Google does not endorse, support, represent or guarantee the truthfulness, accuracy, or reliability of any communications posted via the Service or endorse any opinions expressed via the Service. You acknowledge that any reliance on material posted via the Service will be at your own risk.

3. Privacy. As a condition of using the Service, you agree to the terms of the Google Privacy Policy (http://www.google.com/privacy.html), which may be updated from time to time, as expressed in the most recent version that exists at the time of your use. You agree that Google may access or disclose your personal information, including the content of your communications, if Google is required to do so in order to comply with any valid legal process or governmental request (such as a search warrant, subpoena, statute, or court order), or as otherwise provided in these Terms of Service and the general Google Privacy Policy. Personal information collected by Google may be stored and processed in the United States or any other country in which Google Inc. or its agents maintain facilities. By using the Service, you consent to any such transfer of information outside of your country.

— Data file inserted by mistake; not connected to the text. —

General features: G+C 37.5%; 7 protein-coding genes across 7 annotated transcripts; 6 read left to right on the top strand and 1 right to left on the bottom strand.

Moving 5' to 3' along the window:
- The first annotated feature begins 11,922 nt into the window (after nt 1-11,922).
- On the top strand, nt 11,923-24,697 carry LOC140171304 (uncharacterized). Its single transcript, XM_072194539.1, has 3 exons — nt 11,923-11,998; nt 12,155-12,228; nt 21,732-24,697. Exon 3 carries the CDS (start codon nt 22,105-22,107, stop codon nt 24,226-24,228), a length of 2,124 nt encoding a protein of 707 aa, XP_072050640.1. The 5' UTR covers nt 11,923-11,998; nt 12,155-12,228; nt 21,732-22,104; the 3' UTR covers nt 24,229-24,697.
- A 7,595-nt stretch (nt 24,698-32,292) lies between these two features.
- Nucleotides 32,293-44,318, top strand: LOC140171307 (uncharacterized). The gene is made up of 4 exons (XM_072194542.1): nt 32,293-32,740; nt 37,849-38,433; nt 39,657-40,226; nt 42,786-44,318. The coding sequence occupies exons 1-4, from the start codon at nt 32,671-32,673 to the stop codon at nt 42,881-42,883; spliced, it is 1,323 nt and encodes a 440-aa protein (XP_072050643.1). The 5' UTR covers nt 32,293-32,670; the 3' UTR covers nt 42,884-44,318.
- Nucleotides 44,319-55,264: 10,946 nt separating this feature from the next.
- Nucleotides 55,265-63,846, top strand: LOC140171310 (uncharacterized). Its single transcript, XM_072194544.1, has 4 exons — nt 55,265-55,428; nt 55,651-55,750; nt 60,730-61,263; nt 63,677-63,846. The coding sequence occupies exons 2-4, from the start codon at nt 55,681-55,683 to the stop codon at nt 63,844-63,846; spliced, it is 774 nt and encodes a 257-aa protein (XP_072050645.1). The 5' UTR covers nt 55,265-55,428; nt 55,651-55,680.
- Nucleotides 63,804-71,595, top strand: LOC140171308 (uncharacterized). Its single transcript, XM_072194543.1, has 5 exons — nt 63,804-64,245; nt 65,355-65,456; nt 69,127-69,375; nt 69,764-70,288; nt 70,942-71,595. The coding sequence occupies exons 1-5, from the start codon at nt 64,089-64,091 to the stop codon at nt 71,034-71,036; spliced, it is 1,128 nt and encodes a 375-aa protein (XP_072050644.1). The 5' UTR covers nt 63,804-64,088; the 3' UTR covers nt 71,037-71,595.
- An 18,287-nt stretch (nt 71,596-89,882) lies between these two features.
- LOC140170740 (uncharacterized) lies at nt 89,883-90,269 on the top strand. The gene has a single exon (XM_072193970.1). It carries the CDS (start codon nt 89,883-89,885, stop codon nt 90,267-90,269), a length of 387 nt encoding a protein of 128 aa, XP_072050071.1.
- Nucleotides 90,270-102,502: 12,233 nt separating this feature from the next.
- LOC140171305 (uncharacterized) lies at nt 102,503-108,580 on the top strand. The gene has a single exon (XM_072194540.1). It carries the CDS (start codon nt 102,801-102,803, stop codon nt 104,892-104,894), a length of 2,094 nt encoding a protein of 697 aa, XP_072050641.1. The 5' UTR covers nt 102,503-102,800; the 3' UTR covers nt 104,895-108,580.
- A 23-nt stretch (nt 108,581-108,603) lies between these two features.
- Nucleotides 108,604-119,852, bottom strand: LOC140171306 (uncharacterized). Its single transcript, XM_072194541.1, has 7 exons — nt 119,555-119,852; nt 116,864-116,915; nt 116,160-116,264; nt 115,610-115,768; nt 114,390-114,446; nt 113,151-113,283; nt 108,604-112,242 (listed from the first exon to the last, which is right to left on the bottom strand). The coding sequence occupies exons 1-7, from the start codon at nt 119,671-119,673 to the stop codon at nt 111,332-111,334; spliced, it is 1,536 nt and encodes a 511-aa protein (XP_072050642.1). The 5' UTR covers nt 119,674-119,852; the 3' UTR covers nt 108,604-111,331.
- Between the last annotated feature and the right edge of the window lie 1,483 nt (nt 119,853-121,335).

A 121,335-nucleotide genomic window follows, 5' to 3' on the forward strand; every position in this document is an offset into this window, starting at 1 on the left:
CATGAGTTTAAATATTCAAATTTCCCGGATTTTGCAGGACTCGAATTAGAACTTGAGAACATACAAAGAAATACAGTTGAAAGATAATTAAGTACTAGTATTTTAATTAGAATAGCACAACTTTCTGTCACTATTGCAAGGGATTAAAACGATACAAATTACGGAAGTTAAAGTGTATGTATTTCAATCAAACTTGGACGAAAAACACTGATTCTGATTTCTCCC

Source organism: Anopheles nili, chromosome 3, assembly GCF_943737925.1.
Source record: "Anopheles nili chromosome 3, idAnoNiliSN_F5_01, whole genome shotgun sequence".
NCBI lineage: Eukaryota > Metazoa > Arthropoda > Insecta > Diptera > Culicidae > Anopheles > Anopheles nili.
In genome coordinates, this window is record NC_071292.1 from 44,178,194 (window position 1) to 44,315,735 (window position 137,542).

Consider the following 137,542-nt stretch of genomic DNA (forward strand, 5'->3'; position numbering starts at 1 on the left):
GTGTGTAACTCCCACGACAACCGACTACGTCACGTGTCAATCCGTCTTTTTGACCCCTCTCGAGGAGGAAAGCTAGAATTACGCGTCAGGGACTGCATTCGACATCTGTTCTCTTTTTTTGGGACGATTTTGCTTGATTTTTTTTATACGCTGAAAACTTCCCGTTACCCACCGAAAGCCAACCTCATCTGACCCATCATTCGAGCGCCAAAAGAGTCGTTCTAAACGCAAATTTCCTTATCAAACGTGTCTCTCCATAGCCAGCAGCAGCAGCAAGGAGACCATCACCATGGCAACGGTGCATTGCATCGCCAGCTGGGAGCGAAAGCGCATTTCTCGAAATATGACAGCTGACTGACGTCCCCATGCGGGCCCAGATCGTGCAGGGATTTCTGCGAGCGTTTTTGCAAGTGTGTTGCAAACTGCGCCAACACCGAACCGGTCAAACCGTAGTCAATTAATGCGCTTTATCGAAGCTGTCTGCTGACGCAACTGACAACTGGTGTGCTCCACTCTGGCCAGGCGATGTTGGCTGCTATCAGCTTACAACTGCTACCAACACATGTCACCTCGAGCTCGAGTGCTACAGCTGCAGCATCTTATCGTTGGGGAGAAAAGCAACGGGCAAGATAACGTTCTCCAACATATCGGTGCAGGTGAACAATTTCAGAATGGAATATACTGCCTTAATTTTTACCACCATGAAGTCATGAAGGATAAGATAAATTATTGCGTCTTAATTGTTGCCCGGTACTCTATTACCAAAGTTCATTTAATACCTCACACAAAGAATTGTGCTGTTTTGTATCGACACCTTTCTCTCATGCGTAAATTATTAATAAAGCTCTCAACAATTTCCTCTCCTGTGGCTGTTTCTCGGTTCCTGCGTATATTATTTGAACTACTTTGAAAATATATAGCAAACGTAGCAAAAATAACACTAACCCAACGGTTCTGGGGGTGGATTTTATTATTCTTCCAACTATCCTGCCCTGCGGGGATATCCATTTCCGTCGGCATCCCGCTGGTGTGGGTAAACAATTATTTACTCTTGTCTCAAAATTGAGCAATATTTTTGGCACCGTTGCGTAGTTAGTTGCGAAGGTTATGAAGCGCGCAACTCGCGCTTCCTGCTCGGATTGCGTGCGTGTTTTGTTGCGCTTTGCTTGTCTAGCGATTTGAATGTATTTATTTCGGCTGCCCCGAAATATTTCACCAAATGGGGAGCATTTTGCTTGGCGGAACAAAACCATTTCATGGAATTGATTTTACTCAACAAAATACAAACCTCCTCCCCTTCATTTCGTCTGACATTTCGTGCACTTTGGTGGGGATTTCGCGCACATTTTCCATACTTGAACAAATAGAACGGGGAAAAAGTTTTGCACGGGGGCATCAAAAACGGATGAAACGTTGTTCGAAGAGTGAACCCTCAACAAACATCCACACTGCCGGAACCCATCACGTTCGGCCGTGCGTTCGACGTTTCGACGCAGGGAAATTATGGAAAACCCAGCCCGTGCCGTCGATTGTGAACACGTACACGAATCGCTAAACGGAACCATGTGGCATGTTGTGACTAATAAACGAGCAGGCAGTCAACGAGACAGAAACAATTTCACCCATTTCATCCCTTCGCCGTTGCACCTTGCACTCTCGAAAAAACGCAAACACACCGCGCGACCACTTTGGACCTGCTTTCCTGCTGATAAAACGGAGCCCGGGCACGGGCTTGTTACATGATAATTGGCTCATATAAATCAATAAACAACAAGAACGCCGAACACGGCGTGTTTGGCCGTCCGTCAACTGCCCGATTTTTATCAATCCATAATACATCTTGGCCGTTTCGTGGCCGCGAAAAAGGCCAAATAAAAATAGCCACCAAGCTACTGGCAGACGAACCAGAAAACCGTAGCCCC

The terms are different from those of WordPress.

The information available to the blogger regarding contributors is also different. I cannot see either the IP address of a contributor or any e-mail address when a comment is made. I do, however, know the e-mail addresses of anyone who subscribes to the blog by e-mail (and conversely, who unsubscribes). A subscriber to this blog does not, however, give a name to be associated with his/her e-mail address. A comment can be made under no name (anonymous), a registered name (requiring log-in, as is the case with the administrator/me), or an assumed name (chosen at will and changeable at will). If any reader wishes to check this it is simple if you start a blog. I would prefer that readers assured themselves rather than take my word. If any reader finds the points made in this paragraph incorrect, I would be grateful for them to be corrected.